SASKATOON -- There’s a good chance that screen time has increased for most families during the COVID-19 pandemic, but one 12-year-old in Saskatoon is using time that could be dedicated to television or a tablet to teach.

“We always sit down and watch TV, right? But we can also sit down and do this instead,” said Subah Muntashir, referring to communicating via Zoom. “I mean, it’s not that difficult.”

“I want her to enjoy childhood time, not to like just looking at the screen,” said her mother Shoshi Hossain.

So, through the SAGE program for gifted youngsters at Caswell Hill, Muntashir has begun to teach third grade students math online.

“They're actually learning how to add some big numbers,” she said. “So what I try to do is, I try to tell them some strategies so it's more helpful for them to know, because I remember when I was in Grade 3 and I had to learn that stuff too, so I use the way I learned it to help them.”

She also teaches origami over the internet, and will soon begin teaching English as a second language to people in Bangladesh, the country from which her family emigrated in 2010.

“To speak their language which is Bangla, so I'm going to communicate with them in Bangla and say, ‘Hello, how are you?’” she said. “And then I'll go into the basics, like greetings, and then what you usually use. I'll ask them what do you have to say most of the time, so that I can say, Okay, then I'll teach you how to say this, because it's commonly used.”

Her mother says on top of English, she can speak “Bengali, Arabic, now she's learning French, and she knows Hindi as well,” and in limiting the amount of time she dedicates to a screen, believes her daughter’s childhood is being enriched by a bevy of activities.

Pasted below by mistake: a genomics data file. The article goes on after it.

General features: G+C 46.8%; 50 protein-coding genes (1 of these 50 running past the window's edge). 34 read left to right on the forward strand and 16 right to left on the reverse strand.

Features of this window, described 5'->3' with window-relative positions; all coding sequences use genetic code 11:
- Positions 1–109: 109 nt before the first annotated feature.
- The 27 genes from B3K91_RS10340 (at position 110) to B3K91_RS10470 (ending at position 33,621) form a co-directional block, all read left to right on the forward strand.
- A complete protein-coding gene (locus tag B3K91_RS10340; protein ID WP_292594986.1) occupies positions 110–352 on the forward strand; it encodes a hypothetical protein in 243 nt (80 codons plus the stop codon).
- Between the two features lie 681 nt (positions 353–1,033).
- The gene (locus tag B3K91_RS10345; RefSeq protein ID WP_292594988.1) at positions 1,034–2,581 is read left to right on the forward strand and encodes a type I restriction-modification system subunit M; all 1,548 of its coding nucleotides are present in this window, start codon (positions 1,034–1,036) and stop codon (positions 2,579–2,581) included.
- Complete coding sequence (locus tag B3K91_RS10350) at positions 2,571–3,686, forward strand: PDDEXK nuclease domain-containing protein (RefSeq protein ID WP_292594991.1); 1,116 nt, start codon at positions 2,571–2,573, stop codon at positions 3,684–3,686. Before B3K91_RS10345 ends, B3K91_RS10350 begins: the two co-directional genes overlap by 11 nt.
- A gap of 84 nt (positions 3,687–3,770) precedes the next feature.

“She does swimming, she does Jiu Jitsu and martial arts, like karate,” she said. “She learned swimming through Red Cross, and she also does piano.”

Jay Wilson, Department Head of Curriculum Studies at the University of Saskatchewan, knows it can be increasingly difficult to limit screen time, especially during the COVID-19 pandemic, but says limits can be important.

“Younger children don't have a sense of the true reality of the world they're in,” he said. “And until they do, when you put them into many multiple realities that come through on a TV screen, it's hard for them to develop their own self identity or start to do that.”

Research shows that children two and under should have no screen time, he said.

“And then we move into two to five and they're saying about an hour a day, and I think that that surprises a lot of people. We see much more access to screens, and screens used to just be televisions, and now it's tablets and phones and all kinds of things like that, so there are some generally accepted researched limits that younger children should be following.”

Despite all of the teaching she’s doing, Muntashir says she’d like to go into medicine, like her parents. Her mother is a respiratory therapist, while her father, Arif, is a medical examiner for an insurance company.

“I’m really proud of my daughter, I am,” said Hossain, who added that fewer hours spent in front of a screen means more options for her daughter down the road.

“I think this is the time to learn. So that in future she can decide whatever she wants to do.”